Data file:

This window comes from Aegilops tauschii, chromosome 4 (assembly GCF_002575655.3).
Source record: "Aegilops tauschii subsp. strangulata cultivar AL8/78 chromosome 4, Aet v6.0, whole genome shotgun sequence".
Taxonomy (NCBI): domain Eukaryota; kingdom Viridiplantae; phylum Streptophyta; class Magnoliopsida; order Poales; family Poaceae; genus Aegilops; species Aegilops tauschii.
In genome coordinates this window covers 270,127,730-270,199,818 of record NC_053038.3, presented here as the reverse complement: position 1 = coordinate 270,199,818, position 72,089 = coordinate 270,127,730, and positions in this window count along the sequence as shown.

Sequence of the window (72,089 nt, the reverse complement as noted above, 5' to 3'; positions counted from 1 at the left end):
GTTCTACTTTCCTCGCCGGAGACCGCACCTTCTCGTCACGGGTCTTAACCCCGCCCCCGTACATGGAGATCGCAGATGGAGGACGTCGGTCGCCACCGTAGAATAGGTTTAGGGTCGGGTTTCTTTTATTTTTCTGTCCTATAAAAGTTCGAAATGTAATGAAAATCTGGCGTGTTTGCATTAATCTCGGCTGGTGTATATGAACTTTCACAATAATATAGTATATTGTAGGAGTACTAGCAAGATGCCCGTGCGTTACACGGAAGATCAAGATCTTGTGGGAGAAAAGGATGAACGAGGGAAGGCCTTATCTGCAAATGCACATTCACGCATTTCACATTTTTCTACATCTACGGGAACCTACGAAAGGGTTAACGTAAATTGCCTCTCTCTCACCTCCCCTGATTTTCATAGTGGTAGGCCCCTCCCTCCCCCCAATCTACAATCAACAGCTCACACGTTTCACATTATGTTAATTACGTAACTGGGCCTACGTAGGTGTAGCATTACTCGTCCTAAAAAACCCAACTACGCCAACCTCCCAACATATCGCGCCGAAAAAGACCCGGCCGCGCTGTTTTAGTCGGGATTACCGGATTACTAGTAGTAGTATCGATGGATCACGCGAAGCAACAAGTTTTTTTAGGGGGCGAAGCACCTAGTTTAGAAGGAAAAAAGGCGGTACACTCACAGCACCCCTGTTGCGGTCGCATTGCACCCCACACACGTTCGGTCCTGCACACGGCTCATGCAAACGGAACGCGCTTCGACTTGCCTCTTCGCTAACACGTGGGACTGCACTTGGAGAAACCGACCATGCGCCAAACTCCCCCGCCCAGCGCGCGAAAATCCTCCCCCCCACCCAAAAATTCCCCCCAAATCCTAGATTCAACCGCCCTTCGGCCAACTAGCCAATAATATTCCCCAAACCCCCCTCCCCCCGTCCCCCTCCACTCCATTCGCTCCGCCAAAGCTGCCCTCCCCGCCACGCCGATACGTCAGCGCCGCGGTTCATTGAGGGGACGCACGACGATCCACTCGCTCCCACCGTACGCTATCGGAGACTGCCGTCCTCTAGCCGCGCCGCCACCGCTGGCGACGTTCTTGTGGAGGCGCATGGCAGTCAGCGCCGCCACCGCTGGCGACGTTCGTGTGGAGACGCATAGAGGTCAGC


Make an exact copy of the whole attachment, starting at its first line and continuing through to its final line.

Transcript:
This window comes from Aegilops tauschii, chromosome 4 (assembly GCF_002575655.3).
Source record: "Aegilops tauschii subsp. strangulata cultivar AL8/78 chromosome 4, Aet v6.0, whole genome shotgun sequence".
Taxonomy (NCBI): domain Eukaryota; kingdom Viridiplantae; phylum Streptophyta; class Magnoliopsida; order Poales; family Poaceae; genus Aegilops; species Aegilops tauschii.
In genome coordinates this window covers 270,127,730-270,199,818 of record NC_053038.3, presented here as the reverse complement: position 1 = coordinate 270,199,818, position 72,089 = coordinate 270,127,730, and positions in this window count along the sequence as shown.

Sequence of the window (72,089 nt, the reverse complement as noted above, 5' to 3'; positions counted from 1 at the left end):
GTTCTACTTTCCTCGCCGGAGACCGCACCTTCTCGTCACGGGTCTTAACCCCGCCCCCGTACATGGAGATCGCAGATGGAGGACGTCGGTCGCCACCGTAGAATAGGTTTAGGGTCGGGTTTCTTTTATTTTTCTGTCCTATAAAAGTTCGAAATGTAATGAAAATCTGGCGTGTTTGCATTAATCTCGGCTGGTGTATATGAACTTTCACAATAATATAGTATATTGTAGGAGTACTAGCAAGATGCCCGTGCGTTACACGGAAGATCAAGATCTTGTGGGAGAAAAGGATGAACGAGGGAAGGCCTTATCTGCAAATGCACATTCACGCATTTCACATTTTTCTACATCTACGGGAACCTACGAAAGGGTTAACGTAAATTGCCTCTCTCTCACCTCCCCTGATTTTCATAGTGGTAGGCCCCTCCCTCCCCCCAATCTACAATCAACAGCTCACACGTTTCACATTATGTTAATTACGTAACTGGGCCTACGTAGGTGTAGCATTACTCGTCCTAAAAAACCCAACTACGCCAACCTCCCAACATATCGCGCCGAAAAAGACCCGGCCGCGCTGTTTTAGTCGGGATTACCGGATTACTAGTAGTAGTATCGATGGATCACGCGAAGCAACAAGTTTTTTTAGGGGGCGAAGCACCTAGTTTAGAAGGAAAAAAGGCGGTACACTCACAGCACCCCTGTTGCGGTCGCATTGCACCCCACACACGTTCGGTCCTGCACACGGCTCATGCAAACGGAACGCGCTTCGACTTGCCTCTTCGCTAACACGTGGGACTGCACTTGGAGAAACCGACCATGCGCCAAACTCCCCCGCCCAGCGCGCGAAAATCCTCCCCCCCACCCAAAAATTCCCCCCAAATCCTAGATTCAACCGCCCTTCGGCCAACTAGCCAATAATATTCCCCAAACCCCCCTCCCCCCGTCCCCCTCCACTCCATTCGCTCCGCCAAAGCTGCCCTCCCCGCCACGCCGATACGTCAGCGCCGCGGTTCATTGAGGGGACGCACGACGATCCACTCGCTCCCACCGTACGCTATCGGAGACTGCCGTCCTCTAGCCGCGCCGCCACCGCTGGCGACGTTCTTGTGGAGGCGCATGGCAGTCAGCGCCGCCACCGCTGGCGACGTTCGTGTGGAGACGCATAGAGGTCAGC